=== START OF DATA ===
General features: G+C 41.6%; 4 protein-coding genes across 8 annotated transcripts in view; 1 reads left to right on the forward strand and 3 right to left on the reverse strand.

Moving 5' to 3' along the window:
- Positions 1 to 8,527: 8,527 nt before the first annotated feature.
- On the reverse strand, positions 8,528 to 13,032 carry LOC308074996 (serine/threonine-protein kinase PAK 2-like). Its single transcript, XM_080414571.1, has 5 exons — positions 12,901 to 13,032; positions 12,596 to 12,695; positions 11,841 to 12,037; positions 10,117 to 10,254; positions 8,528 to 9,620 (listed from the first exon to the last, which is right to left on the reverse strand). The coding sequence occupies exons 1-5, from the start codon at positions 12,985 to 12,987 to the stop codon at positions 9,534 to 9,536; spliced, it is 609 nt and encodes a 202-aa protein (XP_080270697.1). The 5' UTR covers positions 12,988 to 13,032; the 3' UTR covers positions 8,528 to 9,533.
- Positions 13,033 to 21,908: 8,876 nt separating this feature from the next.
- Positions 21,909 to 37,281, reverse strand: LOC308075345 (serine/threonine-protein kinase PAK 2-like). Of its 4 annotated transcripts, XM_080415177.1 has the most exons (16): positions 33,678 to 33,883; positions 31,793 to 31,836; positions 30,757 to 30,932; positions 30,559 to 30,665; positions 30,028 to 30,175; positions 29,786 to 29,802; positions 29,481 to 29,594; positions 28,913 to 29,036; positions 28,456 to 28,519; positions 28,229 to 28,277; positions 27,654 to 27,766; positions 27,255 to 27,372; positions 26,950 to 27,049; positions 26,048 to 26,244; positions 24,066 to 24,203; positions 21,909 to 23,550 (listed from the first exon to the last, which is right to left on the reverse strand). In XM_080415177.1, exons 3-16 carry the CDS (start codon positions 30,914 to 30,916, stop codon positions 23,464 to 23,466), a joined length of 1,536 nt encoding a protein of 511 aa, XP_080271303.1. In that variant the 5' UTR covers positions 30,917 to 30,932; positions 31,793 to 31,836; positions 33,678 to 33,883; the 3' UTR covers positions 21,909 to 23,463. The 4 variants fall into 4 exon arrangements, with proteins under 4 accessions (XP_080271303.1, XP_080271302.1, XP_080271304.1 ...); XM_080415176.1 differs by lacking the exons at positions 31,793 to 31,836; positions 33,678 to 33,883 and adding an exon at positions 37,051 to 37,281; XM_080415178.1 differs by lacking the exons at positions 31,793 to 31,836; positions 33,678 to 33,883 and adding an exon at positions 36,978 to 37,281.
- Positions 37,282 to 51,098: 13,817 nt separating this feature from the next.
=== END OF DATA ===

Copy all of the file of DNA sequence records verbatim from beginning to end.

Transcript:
General features: G+C 41.6%; 4 protein-coding genes across 8 annotated transcripts in view; 1 reads left to right on the forward strand and 3 right to left on the reverse strand.

Moving 5' to 3' along the window:
- Positions 1 to 8,527: 8,527 nt before the first annotated feature.
- On the reverse strand, positions 8,528 to 13,032 carry LOC308074996 (serine/threonine-protein kinase PAK 2-like). Its single transcript, XM_080414571.1, has 5 exons — positions 12,901 to 13,032; positions 12,596 to 12,695; positions 11,841 to 12,037; positions 10,117 to 10,254; positions 8,528 to 9,620 (listed from the first exon to the last, which is right to left on the reverse strand). The coding sequence occupies exons 1-5, from the start codon at positions 12,985 to 12,987 to the stop codon at positions 9,534 to 9,536; spliced, it is 609 nt and encodes a 202-aa protein (XP_080270697.1). The 5' UTR covers positions 12,988 to 13,032; the 3' UTR covers positions 8,528 to 9,533.
- Positions 13,033 to 21,908: 8,876 nt separating this feature from the next.
- Positions 21,909 to 37,281, reverse strand: LOC308075345 (serine/threonine-protein kinase PAK 2-like). Of its 4 annotated transcripts, XM_080415177.1 has the most exons (16): positions 33,678 to 33,883; positions 31,793 to 31,836; positions 30,757 to 30,932; positions 30,559 to 30,665; positions 30,028 to 30,175; positions 29,786 to 29,802; positions 29,481 to 29,594; positions 28,913 to 29,036; positions 28,456 to 28,519; positions 28,229 to 28,277; positions 27,654 to 27,766; positions 27,255 to 27,372; positions 26,950 to 27,049; positions 26,048 to 26,244; positions 24,066 to 24,203; positions 21,909 to 23,550 (listed from the first exon to the last, which is right to left on the reverse strand). In XM_080415177.1, exons 3-16 carry the CDS (start codon positions 30,914 to 30,916, stop codon positions 23,464 to 23,466), a joined length of 1,536 nt encoding a protein of 511 aa, XP_080271303.1. In that variant the 5' UTR covers positions 30,917 to 30,932; positions 31,793 to 31,836; positions 33,678 to 33,883; the 3' UTR covers positions 21,909 to 23,463. The 4 variants fall into 4 exon arrangements, with proteins under 4 accessions (XP_080271303.1, XP_080271302.1, XP_080271304.1 ...); XM_080415176.1 differs by lacking the exons at positions 31,793 to 31,836; positions 33,678 to 33,883 and adding an exon at positions 37,051 to 37,281; XM_080415178.1 differs by lacking the exons at positions 31,793 to 31,836; positions 33,678 to 33,883 and adding an exon at positions 36,978 to 37,281.
- Positions 37,282 to 51,098: 13,817 nt separating this feature from the next.